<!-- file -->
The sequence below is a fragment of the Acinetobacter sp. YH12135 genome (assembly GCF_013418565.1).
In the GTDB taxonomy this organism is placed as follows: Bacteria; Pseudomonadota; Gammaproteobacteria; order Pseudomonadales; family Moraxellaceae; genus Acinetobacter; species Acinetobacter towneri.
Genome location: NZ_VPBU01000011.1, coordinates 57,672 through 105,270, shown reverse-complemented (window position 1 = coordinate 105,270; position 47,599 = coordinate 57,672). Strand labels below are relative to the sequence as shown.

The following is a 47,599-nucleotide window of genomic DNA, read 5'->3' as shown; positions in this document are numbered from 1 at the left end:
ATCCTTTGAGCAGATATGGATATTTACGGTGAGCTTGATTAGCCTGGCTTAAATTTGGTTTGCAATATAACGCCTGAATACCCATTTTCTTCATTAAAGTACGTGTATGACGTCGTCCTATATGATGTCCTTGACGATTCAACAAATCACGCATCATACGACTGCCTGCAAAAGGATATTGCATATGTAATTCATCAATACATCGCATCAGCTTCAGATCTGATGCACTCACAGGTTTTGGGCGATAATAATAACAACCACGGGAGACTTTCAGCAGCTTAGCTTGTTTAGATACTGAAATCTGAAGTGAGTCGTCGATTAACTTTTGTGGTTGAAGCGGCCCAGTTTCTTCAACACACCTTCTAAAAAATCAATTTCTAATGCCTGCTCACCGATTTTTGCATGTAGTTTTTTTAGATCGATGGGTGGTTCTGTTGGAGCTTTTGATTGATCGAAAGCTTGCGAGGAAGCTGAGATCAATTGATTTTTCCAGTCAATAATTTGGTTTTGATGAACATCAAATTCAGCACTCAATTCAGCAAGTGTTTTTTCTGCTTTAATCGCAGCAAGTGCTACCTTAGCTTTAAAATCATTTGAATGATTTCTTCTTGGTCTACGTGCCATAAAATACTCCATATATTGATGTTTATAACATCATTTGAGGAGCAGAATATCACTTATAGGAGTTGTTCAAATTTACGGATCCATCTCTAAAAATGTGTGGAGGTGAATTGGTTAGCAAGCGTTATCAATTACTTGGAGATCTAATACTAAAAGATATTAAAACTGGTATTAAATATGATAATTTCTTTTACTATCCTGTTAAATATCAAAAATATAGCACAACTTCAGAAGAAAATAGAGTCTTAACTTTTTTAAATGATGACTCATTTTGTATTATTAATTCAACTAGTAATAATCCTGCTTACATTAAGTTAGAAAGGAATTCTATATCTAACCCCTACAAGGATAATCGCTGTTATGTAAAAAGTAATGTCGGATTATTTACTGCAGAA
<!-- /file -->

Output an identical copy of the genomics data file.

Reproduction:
The sequence below is a fragment of the Acinetobacter sp. YH12135 genome (assembly GCF_013418565.1).
In the GTDB taxonomy this organism is placed as follows: Bacteria; Pseudomonadota; Gammaproteobacteria; order Pseudomonadales; family Moraxellaceae; genus Acinetobacter; species Acinetobacter towneri.
Genome location: NZ_VPBU01000011.1, coordinates 57,672 through 105,270, shown reverse-complemented (window position 1 = coordinate 105,270; position 47,599 = coordinate 57,672). Strand labels below are relative to the sequence as shown.

The following is a 47,599-nucleotide window of genomic DNA, read 5'->3' as shown; positions in this document are numbered from 1 at the left end:
ATCCTTTGAGCAGATATGGATATTTACGGTGAGCTTGATTAGCCTGGCTTAAATTTGGTTTGCAATATAACGCCTGAATACCCATTTTCTTCATTAAAGTACGTGTATGACGTCGTCCTATATGATGTCCTTGACGATTCAACAAATCACGCATCATACGACTGCCTGCAAAAGGATATTGCATATGTAATTCATCAATACATCGCATCAGCTTCAGATCTGATGCACTCACAGGTTTTGGGCGATAATAATAACAACCACGGGAGACTTTCAGCAGCTTAGCTTGTTTAGATACTGAAATCTGAAGTGAGTCGTCGATTAACTTTTGTGGTTGAAGCGGCCCAGTTTCTTCAACACACCTTCTAAAAAATCAATTTCTAATGCCTGCTCACCGATTTTTGCATGTAGTTTTTTTAGATCGATGGGTGGTTCTGTTGGAGCTTTTGATTGATCGAAAGCTTGCGAGGAAGCTGAGATCAATTGATTTTTCCAGTCAATAATTTGGTTTTGATGAACATCAAATTCAGCACTCAATTCAGCAAGTGTTTTTTCTGCTTTAATCGCAGCAAGTGCTACCTTAGCTTTAAAATCATTTGAATGATTTCTTCTTGGTCTACGTGCCATAAAATACTCCATATATTGATGTTTATAACATCATTTGAGGAGCAGAATATCACTTATAGGAGTTGTTCAAATTTACGGATCCATCTCTAAAAATGTGTGGAGGTGAATTGGTTAGCAAGCGTTATCAATTACTTGGAGATCTAATACTAAAAGATATTAAAACTGGTATTAAATATGATAATTTCTTTTACTATCCTGTTAAATATCAAAAATATAGCACAACTTCAGAAGAAAATAGAGTCTTAACTTTTTTAAATGATGACTCATTTTGTATTATTAATTCAACTAGTAATAATCCTGCTTACATTAAGTTAGAAAGGAATTCTATATCTAACCCCTACAAGGATAATCGCTGTTATGTAAAAAGTAATGTCGGATTATTTACTGCAGAA